Farmington HillsSeptember 5, 2012
Mental state of suspects in baseball bat attack remains in question
By Terry Oparka
C & G Staff Writer
The mental competency and statements made by two suspects accused of killing a Farmington Hills father and severely injuring his wife and son will likely be called into question as the trials move forward in Oakland County Circuit Court.
Both suspects, Tucker Cipriano, 19, and Mitchell Young, 20, appeared briefly before Judge Shalina Kumar in orange prison garb and belly chains Sept. 4.
Kumar arraigned Cipriano and Young on charges of murder, assault and robbery 11 days after a district court judge decided that enough evidence existed for them to stand trial. Police and prosecutors say the two men killed Tucker Cipriano’s father, Robert Cipriano, and severely injured Tucker Cipriano’s mother, Rose, and brother Salvatore, 17, inside the Cipriano home April 16. Police testimony during the preliminary examination in district court indicated that the attack involved baseball bats.
A friend’s testimony during the preliminary exam indicated that Tucker Cipriano had broken into the family home, where he was no longer living, twice earlier that evening to get money.
Tucker Cipriano’s attorney, Mitchell Ribitwer, said after the Sept. 4 proceedings that results of his client’s psychiatric exam should be released in two to three weeks. He said he will likely be filing a motion for separate trials for both suspects and to quash statements Tucker Cipriano made to police that Ribitwer said were “not true.”
Ribitwer said separate trials would likely involve moving separate juries in and out of the courtroom during witness testimony. Separate trials are needed because each suspect’s statements implicate the other, he said. He added that the trials will likely not occur until early next year.
There seems little chance that either defendant will take the witness stand, leaving Young’s attorney, Michael J. McCarthy, without the opportunity to question Tucker Cipriano and Ribitwer without the opportunity to question Young. The result is that each defendant’s statement may only be used against him, not his codefendant.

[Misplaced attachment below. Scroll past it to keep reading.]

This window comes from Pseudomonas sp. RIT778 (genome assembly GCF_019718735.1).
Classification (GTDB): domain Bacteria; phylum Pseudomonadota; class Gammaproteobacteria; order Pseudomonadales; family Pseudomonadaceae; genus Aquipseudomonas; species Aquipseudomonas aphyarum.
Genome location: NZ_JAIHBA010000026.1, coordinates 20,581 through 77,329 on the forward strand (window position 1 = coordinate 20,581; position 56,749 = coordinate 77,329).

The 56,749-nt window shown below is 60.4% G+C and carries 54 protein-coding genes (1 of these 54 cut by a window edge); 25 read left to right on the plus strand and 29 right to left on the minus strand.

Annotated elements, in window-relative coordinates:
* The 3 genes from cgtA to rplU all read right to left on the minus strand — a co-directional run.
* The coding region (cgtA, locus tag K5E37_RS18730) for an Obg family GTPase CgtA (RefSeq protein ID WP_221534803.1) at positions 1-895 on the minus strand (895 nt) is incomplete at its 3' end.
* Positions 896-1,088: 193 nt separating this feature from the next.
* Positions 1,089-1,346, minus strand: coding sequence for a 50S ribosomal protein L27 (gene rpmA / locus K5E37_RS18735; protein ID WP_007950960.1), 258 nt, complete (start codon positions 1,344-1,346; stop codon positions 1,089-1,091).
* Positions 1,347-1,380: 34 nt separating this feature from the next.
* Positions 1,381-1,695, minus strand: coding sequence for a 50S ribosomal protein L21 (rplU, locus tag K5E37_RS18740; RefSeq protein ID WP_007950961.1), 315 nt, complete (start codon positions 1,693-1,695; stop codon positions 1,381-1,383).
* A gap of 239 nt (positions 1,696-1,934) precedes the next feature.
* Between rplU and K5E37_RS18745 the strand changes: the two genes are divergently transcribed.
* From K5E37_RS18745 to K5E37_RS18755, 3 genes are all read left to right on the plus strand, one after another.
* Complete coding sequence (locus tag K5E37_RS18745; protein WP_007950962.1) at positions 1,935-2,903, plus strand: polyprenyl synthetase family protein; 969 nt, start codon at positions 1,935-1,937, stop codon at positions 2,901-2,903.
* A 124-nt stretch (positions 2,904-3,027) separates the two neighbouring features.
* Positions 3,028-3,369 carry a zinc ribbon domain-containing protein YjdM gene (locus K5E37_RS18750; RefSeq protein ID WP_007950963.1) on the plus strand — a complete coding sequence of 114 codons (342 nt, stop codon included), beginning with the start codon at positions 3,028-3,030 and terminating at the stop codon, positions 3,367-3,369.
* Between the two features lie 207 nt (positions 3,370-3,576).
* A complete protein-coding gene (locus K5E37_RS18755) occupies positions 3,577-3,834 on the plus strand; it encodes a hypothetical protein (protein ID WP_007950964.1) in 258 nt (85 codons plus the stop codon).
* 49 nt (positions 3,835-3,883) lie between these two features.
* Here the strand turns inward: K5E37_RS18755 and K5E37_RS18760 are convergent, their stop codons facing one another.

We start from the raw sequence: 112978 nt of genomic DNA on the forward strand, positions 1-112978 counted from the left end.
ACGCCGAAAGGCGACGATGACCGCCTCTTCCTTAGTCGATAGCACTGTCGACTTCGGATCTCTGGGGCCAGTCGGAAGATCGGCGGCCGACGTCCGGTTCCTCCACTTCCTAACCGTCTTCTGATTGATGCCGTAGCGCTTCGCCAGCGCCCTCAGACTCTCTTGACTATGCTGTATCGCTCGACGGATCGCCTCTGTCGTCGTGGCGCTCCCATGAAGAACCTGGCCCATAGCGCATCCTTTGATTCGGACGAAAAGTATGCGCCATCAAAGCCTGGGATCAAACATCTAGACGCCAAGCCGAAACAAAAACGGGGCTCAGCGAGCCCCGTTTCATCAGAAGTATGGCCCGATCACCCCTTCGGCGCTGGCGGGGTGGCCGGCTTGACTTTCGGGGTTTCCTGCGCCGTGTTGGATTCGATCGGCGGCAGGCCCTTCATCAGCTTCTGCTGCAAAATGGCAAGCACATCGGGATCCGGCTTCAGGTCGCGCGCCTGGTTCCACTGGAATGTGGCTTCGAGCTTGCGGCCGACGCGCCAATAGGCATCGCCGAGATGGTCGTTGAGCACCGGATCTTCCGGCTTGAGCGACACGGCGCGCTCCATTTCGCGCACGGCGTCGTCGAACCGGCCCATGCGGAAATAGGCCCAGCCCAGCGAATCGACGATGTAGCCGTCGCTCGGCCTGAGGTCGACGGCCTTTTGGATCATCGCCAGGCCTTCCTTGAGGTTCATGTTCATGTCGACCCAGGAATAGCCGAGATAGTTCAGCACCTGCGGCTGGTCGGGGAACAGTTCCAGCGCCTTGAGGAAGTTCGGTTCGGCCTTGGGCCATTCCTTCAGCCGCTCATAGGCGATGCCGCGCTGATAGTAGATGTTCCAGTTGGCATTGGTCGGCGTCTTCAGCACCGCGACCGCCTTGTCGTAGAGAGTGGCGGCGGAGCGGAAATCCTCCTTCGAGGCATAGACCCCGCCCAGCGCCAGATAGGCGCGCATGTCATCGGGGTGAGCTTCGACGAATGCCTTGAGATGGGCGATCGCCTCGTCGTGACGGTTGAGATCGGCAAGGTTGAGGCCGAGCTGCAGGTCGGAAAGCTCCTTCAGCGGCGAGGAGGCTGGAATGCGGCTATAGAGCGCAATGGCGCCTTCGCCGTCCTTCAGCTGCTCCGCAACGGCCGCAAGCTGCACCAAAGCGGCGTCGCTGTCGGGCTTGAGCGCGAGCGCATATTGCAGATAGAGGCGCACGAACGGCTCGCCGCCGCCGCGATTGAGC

Tucker Cipriano, who Ribitwer said was still “very distraught and withdrawn,” kept his head lowered during the proceedings.
“I don’t think prosecutors will offer a deal, but we’d be willing to listen,” Ribitwer said.
He said he believes that based on research, Tucker Cipriano could be psychotic as a result of abusing K-2 and other substances for “a number of years” and that criminal responsibility is still an issue.
Ribitwer said that Tucker Cipriano has received visitors in jail, but could not say if they were family. He said that Tucker Cipriano heard reports that his mother and brother are now walking and speaking. Both Rose and Salvatore Cipriano have been transferred from Botsford Hospital to rehab facilities.
“He’s happy to know they are improving,” Ribitwer said. “He’s upset about the entire situation.”
At the pretrial exam Sept. 4, Oakland County Prosecuting Attorney John Skrzynski said they are still waiting for DNA evidence to return from the Michigan State Police crime lab and a forensic report on Young’s mental state.
McCarthy said he will likely file motions to quash general information on his belief that the district court erred in binding Young over for trial, and to quash statements Young made to detectives in the hospital after he suffered a dislocated jaw, which McCarthy said Tucker Cipriano inflicted in the Cipriano home. In general, a motion to quash the general information could ask for a case to be dismissed or a charge reduced.
McCarthy said he will also ask that Young be granted a separate trial.
“This is known as the Cipriano case,” he said. “ (Young is) characterized as the other guy.” He added that he doesn’t want Young to be swept along by the sentiment surrounding Tucker Cipriano.
Kumar set Young’s pretrial hearing for Sept. 26 and Tucker Cipriano’s pretrial conference for Sept. 25.
Staff Writer David Wallace contributed to this report.
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